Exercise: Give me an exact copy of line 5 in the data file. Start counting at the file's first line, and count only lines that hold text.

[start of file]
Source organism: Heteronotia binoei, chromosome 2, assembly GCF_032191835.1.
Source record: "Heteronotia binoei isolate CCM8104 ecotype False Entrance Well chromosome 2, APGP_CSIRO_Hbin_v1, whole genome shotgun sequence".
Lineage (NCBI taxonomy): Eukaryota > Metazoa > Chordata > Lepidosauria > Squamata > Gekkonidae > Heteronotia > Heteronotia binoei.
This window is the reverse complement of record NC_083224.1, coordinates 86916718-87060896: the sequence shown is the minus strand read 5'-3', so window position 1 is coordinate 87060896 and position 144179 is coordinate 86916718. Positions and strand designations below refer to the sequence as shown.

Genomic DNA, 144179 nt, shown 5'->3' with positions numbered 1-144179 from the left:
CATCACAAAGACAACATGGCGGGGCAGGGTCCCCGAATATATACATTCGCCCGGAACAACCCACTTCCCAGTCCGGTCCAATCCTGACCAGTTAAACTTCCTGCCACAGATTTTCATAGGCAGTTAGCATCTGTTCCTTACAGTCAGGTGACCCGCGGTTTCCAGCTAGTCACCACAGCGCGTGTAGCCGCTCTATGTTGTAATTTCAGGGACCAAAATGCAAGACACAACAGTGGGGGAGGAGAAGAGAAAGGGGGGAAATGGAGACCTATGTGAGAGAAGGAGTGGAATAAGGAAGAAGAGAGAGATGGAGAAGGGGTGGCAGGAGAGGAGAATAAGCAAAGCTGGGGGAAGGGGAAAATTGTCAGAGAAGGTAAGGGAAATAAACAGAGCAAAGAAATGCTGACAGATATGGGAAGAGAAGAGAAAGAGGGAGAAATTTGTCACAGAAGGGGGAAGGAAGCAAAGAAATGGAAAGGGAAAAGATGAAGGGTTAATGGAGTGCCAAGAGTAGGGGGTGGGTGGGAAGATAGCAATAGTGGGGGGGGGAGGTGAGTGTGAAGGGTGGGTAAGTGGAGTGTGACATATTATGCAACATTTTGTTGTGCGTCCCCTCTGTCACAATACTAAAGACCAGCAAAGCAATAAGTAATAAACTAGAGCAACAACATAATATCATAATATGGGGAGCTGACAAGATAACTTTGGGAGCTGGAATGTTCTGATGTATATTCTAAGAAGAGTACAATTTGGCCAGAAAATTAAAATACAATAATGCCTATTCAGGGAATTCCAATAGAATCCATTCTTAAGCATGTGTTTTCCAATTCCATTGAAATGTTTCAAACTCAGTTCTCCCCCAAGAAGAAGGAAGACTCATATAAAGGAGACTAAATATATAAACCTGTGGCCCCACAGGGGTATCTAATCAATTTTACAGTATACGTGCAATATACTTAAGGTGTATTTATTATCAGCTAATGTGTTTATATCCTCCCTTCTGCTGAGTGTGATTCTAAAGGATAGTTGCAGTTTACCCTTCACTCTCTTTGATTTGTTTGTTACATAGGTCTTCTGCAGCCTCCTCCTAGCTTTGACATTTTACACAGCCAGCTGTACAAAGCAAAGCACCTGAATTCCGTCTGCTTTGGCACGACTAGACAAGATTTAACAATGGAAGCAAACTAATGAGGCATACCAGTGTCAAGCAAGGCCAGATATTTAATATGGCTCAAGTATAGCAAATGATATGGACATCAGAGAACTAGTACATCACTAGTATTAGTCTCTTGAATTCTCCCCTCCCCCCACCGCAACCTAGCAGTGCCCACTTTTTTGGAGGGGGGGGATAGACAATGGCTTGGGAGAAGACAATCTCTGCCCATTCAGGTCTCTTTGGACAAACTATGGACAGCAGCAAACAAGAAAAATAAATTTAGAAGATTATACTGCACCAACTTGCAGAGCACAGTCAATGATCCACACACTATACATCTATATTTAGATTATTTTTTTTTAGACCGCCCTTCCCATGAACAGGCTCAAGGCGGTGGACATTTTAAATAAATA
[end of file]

Genomic DNA, 144179 nt, shown 5'->3' with positions numbered 1-144179 from the left: